Then, pull the opposite, intact thread, and it should pull free. If it doesn't, pick out the clipped strands. After that, the intact thread will fall free with a slight tug.

I am in awe of your smarts and persistence of will, but especially your willingness to take the unknown path. I agree, its the best way to teach yourself, if a bit scary!?! Hehe...

Whirlybird said...

The first steek I did required a swatch with about a dozen lines running up and down with the sewing machine. The last time before that that I used a sewing machine was in the 7th grade home ec class where I had to sew an apron. I brought it home and told my mom not to laugh when I showed it to here. "Oh, honey, I'd never laugh at anything you did!" Here I am decades later with her laughter still ringing in my ears. So you can bet I practiced on that swatch until there was no more space to stitch.

KnitNana said...

Barbara, you're a genius! I will take this tip with me, thank you...

And Franklin, as usual, I'm enthralled with your fortitude. I despise taking the seam ripper to cotton quilt fabric. I cannot (yet) imagine taking one to knitted fabric.
(sigh)
The steek is lovely (so's the knitting)

Colleen said...

Are you going to use Techknitter's knitpicker zipper installation method? I have used the sew a crochet chain to the zipper tape, then graft it in quite successfuly, but I'm looking forward to the nitpicker method, next time!

Debbi said...

Love it! Nice steeks!!

Seanna Lea said...

I had a very similar problem with my machine sewn steek (my first and possibly not the last). I ran out of my row, though not quite as far as the yoke pattern. It made for a drunken meander of a steak, but it still worked well enough to make a nice cardigan. Of course, I should have picked it out and tried again.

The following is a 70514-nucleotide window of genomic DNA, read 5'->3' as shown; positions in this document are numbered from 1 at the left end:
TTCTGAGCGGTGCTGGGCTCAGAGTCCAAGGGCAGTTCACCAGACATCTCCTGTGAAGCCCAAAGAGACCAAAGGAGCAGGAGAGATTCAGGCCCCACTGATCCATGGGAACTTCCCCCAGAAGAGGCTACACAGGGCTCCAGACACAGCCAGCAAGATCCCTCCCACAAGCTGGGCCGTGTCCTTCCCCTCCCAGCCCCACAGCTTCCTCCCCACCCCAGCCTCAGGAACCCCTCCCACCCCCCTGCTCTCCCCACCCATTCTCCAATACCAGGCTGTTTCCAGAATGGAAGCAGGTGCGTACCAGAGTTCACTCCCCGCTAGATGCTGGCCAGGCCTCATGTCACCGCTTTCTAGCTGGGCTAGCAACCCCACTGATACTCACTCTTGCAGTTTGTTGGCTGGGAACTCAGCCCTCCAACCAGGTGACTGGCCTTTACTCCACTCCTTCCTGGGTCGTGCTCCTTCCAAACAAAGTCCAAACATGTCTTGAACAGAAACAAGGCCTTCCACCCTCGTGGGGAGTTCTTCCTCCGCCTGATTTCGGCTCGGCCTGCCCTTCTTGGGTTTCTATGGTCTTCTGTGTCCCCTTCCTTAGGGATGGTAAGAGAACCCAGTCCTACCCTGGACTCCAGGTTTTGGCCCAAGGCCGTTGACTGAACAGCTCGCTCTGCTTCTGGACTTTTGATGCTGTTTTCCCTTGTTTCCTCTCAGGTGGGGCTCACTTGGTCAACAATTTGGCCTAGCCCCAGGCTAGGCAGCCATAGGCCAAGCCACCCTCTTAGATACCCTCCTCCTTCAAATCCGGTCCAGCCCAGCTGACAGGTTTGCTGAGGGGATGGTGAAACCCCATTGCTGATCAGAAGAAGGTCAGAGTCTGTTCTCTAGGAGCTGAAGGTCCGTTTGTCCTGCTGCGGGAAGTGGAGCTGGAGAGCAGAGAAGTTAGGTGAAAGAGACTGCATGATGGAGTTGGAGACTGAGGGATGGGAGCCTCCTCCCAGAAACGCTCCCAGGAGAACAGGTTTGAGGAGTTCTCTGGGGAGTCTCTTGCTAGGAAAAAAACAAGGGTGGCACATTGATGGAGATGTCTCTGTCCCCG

NancyFancyPants said...

My standard answer to the dentist is, "yes, every time I eat corn on the cob."

Still haven't tried steeking, but I love your idea of trying it on a swatch first.

Bonnie said...

Steeks are on my list to try. I am afraid, but Ann Weaver's Oranje pattern might be the one that pushes me to the scissors!

Stephanie said...

You could not be watching something more fitting than Monarch of the Glen while knitting. I cried like a baby when I finished the series, not because of anything that happened, but because it was OVER. Alexander Morton, though way too old for me, is on My List, if only because he will call me "Lassie."

Anonymous said...

Very brave of you, Franklin. Your cardigan is beautiful! Great steeking! It took me months to get the courage up to do my first steeks on a Dale of Norway sweater I was knitting for my husband but it turned out great!

Lorna's Laces said...

The response to the dentist? "With every waking moment"

Jess said...

What's weird is that what I got out of this was the possibility that if you threw your sewing machine out the window, it would land in Lake Michigan, and that made me profoundly jealous. ;) Of course, there is also the possibility that you are just more buff than I am, and while the lake is far, far away, you would just have so much oomph behind your kick...

Miss Knotty said...

Your steek looks fantastic! How did you sew through the front without sewing it to the back of the sweater when you were running it through the machine? I'm confused about this element.

Miss Knotty, who has only sewn flat pieces on the sewing machine.

word verification: Vitipi: the onomatopoetic sound a sewing machine makes when someone is trying to defenestrate it, their aim is slightly off and it hits the window bracing on its way out.

Carolyn D said...

Looks great! I 'fess, I've never heard of steeking. I had no idea about such a technique. It's so clean and clever! There are lifetimes of learning about knitting.